It was 1982. Freshly graduated from the theatre program at San Jose State University, I had just landed my first theatre job. Feeling both excited and terrified, I also felt entirely out of my league. That’s when I met Sylvia.
If you follow the money, you won’t find it in the theater. San Jose Rep’s small costume shop occupied a couple of classrooms in a vacant elementary school, in an unremarkable part of town. Yet between those walls, magic happened. Under Resident Costume Designer Marcia Frederick’s guidance, Sylvia Muzzio, Marcia and I crafted some of the most extraordinary costumes you’ve ever seen. We were three creative women working in very close quarters, yet we always got along.
Sylvia mentored and mothered and minded the shop and taught me about theater and life along the way. She personified warmth and care. I shared things with her that I didn’t feel comfortable sharing with others. Her open nature and gentle soul invited you in. It was a gift at the time, though it took age and maturity to fully grasp how special she was.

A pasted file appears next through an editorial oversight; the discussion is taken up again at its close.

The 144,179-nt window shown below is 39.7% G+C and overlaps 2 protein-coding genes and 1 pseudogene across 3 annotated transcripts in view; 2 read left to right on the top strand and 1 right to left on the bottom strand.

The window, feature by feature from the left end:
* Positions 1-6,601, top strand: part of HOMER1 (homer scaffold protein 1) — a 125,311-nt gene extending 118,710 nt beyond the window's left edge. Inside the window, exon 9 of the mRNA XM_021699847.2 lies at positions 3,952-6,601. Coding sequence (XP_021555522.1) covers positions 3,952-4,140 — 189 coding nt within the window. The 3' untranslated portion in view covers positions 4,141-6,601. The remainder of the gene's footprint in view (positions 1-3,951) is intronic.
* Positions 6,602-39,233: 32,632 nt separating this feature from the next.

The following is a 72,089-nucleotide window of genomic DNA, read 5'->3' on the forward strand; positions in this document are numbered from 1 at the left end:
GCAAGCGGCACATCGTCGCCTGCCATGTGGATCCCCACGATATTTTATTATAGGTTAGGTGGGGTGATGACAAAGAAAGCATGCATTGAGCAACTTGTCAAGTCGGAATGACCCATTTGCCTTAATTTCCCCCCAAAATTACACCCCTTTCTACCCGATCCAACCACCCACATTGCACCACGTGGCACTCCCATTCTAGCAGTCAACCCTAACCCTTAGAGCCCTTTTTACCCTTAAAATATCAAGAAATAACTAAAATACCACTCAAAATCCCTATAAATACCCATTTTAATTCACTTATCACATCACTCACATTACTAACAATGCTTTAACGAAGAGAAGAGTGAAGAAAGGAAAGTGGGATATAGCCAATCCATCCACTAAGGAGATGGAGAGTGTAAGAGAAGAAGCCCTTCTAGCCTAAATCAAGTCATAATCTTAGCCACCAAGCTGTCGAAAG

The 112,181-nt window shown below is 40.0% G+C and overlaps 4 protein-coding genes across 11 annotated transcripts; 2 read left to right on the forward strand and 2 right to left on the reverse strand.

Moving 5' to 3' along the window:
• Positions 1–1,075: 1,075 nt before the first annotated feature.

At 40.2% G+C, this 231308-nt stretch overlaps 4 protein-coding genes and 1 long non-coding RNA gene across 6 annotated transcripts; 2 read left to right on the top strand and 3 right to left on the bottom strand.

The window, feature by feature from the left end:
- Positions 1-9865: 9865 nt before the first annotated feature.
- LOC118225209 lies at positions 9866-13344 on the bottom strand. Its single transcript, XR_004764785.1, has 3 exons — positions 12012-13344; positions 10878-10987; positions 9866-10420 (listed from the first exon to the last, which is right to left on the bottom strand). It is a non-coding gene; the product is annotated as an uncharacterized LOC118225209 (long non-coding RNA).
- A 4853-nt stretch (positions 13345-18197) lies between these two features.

Sylvia nurtured her children, her grandchildren and those of us lucky enough to be part of her circle. She always wanted the best for people. She was modest and unassuming, but honest and direct as well. I loved her.
While I was in an unhappy relationship in those early years at The Rep, Sylvia told me that I needed to find an Italian, someone warm and affectionate (like her). When years later I met and married Mike Francini, I enjoyed recalling that memory with her. “Sylvia,” I said, “I found my Italian.”
Sylvia had a year of major health problems, hospitalizations and treatments, then seemed to miraculously kick every last one of her ailments to the curb. I saw her earlier this year for lunch, and though frail, she was upbeat and engaged. I started one of those “let’s get together when you get back from Shasta” emails and hoped to see her again this fall.
Marcia called me on Monday to let me know that Sylvia was gravely ill. Sylvia and Marcia have remained close friends for many years. It came on suddenly in the last two weeks.
I spoke with Sylvia for the last time Wednesday morning. She was groggy from her pain medication, but she knew who I was and said it was good to hear my voice. She died this morning in her sleep.
And so I weep.
Death lies on her, like an untimely frost
Upon the sweetest flower of all the field.
Romeo and Juliet (1597) IV, scene 5, line 28.
Goodbye dear friend.